Middle

In his novel, America Russia and the Cold War 1945-1990, LaFeber, like Hawkins, implies that the invasion was a major mistake and that the U.S. should have tried to resolve issues diplomatically. Secretary of State, Rusk, was also opposed to the Bay of Pigs invasion at the time. In his autobiography, Rusk states that he was opposed to the entire operation, meaning that his ideas coincide with LaFeber's ideas. He believed that the United States should have backed out of the plan and tried to resolve conflicts diplomatically. However, Rusk was also troubled by that idea because if they had conducted the operation overtly, it wouldn't have given the U.S. the chance to mobilize overt support that "we might have gotten from other nations" (Rusk 215). Therefore, three possible alternatives to the Bay of Pigs Invasion were canceling the operation, resolving conflicts diplomatically, or invading Cuba more forcefully. VI. Reasons Why Alternative Policies Were Not Pursued Rostow's policy to back the exiles with U.S. military forces more forcefully wasn't pursued for several reasons. Firstly, Kennedy "was not about to throw the full strength of the carrier-based aircraft into the battle," because he didn't want to reverse his fundamental position that this was a conflict between Cubans, not a war between the United States and Cuba. Secondly, the option of moving from an invasion to a guerilla operation was ruled out by geography and the choice of the invasion beach. Thirdly, a political concern for the United States was that the plan might have caused other nations to take part. For example, Rusk feared that the plan would provoke the Soviet Union to take action against American forces. Fourthly, the United States wasn't officially permitted to go to war with Cuba. Rostow, stated that, "there was an ancestral sense that the Monroe Doctrine had been unacceptably violated," and that "there was no basis in American foreign policy... ...read more.

Conclusion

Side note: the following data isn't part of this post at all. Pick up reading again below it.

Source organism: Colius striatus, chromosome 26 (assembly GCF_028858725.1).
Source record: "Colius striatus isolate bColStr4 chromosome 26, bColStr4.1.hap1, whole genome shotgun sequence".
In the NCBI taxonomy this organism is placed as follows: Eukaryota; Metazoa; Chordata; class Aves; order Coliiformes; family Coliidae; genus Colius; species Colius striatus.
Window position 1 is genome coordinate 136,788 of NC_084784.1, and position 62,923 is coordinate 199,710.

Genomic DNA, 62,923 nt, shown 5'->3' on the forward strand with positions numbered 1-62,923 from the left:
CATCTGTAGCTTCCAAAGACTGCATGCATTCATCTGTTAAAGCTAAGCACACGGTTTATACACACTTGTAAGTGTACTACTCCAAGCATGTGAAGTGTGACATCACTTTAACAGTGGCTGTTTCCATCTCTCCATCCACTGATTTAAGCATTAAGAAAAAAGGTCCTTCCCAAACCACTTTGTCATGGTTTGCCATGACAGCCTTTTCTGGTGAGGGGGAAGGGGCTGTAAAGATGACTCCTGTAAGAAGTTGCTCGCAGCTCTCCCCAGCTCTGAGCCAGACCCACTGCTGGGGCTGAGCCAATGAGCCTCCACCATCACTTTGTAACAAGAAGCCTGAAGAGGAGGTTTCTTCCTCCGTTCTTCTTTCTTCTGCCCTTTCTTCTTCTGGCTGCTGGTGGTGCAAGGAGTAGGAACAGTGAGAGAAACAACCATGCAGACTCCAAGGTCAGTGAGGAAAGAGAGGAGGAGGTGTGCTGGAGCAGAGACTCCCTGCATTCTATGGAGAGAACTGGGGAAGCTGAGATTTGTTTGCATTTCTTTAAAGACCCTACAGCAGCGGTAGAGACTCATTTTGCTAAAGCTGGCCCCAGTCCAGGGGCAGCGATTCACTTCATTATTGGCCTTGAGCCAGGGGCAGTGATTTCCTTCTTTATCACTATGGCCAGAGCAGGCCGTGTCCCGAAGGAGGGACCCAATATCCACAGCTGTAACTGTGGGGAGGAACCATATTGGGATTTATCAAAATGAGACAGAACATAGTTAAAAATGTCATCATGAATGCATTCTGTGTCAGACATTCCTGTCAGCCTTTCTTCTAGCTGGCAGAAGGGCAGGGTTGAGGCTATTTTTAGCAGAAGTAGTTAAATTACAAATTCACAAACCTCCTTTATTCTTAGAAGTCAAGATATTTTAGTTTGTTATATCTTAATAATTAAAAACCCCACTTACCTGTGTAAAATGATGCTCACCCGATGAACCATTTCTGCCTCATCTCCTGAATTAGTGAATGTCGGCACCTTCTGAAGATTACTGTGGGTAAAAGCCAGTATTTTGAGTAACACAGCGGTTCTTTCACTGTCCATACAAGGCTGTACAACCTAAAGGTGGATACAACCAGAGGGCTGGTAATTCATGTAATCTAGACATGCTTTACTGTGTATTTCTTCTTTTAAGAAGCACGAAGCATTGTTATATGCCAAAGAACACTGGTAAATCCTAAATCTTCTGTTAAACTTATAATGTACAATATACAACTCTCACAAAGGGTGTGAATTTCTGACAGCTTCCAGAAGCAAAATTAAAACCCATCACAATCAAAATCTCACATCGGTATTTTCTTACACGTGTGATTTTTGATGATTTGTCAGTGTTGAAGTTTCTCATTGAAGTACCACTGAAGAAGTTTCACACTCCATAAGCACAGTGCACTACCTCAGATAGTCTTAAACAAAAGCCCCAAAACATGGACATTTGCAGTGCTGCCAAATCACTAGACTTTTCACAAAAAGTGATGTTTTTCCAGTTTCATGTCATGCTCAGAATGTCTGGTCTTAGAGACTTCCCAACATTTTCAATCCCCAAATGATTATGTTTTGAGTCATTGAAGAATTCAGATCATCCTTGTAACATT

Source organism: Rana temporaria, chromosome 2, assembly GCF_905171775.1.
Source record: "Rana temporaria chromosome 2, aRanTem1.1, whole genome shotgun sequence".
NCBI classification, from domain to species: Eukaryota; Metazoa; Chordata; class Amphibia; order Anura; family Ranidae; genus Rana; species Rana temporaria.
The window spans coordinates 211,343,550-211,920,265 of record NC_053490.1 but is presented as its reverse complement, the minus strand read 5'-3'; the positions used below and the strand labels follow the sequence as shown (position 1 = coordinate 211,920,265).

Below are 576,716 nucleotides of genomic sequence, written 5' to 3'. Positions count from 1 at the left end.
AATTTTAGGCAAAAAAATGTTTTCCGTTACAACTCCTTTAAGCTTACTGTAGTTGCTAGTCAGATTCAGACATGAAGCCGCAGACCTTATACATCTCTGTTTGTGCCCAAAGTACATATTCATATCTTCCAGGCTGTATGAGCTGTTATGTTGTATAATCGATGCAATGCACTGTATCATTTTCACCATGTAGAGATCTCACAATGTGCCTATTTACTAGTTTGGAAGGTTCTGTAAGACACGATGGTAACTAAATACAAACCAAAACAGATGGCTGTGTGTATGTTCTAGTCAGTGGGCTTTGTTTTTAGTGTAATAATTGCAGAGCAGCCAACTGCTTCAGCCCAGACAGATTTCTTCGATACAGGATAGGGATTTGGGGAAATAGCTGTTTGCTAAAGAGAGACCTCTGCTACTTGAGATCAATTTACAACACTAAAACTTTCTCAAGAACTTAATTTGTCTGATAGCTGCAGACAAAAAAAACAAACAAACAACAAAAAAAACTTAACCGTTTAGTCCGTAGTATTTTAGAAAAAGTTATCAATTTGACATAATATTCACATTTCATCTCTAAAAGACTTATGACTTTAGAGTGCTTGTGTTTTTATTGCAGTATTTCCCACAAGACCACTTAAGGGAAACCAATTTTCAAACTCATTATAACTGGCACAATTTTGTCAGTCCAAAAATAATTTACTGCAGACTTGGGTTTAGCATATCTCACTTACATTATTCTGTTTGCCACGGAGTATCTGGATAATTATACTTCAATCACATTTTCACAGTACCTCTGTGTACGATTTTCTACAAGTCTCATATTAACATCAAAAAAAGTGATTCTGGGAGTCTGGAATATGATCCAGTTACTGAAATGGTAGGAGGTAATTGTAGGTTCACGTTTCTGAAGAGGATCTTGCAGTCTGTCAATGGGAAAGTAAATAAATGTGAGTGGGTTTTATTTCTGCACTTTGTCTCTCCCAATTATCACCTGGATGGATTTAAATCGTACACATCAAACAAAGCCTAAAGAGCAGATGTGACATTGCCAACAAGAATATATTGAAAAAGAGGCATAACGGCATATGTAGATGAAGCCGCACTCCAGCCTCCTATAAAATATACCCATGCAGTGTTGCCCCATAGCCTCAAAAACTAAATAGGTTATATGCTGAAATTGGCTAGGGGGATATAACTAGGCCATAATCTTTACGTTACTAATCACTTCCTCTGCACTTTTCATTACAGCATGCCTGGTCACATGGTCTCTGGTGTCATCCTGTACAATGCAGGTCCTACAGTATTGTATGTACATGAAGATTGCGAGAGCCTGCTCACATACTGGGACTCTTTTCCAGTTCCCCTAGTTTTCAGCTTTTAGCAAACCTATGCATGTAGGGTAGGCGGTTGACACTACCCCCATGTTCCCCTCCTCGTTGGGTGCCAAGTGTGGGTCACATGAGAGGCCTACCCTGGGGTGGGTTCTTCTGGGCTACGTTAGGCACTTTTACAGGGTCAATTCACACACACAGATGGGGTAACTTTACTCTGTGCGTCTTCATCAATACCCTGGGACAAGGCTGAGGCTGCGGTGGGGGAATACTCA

Both of them must be embarrassed about the failure of the attack and are probably rationalizing the Bay of Pigs Invasion actions. Victor Lasky, author of J.F.K. the Man & the Myth: A Critical Portrait and Seeds of Treason, presents a highly controversial picture of Kennedy in this biography. However, in the foreign policy decision of the Bay of Pigs, he subtly supports the President's actions. He defends Kennedy in his Bay of Pigs decision by arguing that he had no alternative. This shows that the author is not completely one-sided in representing President John F. Kennedy. Nevertheless, Lasky's biography on Kennedy's was published in 1963 before the release of archives on the Bay of Pigs in the 1980's. This is a severe limitation because Lasky did not have the advantage of time and hindsight. Lasky's work is less balanced than LaFeber's, America Russia and the Cold War 1945-1990. There were many more documents and information available to LaFeber in 1991, than there was to Lasky in 1963, regarding the Bay of Pigs Invasion. Therefore, one could deduce that LaFeber's work is more reliable. LaFeber uses a more objective approach to give a more critical view of Kennedy's actions the Bay of Pigs Invasion, where Lasky merely supports the President. IX. Conclusion In conclusion, the unsuccessful Bay of Pigs Invasion in 1961 to overthrow the government of the Cuban ruler Fidel Castro by United States-backed Cuban exiles was a debacle. The goal of this foreign policy decision was to stop the spread of communism. Several alternative policies that could have been pursued were discontinuing Eisenhower's plan altogether, trying to resolve conflicts diplomatically, or taking it to the other extreme and backing the anti-revolutionary forces with U.S. military forces. However, due to political, economic, social, and geographic motives, these policies were not pursued. As a result of the invasion of the Bay of Pigs, the U.S. suffered immense humiliation which contributed to the detriment of the national interest of the United States. ?? ?? ?? ?? Nilou Huff IB # 0193-024 11 Nilou Huff IB # 0193-024 ...read more.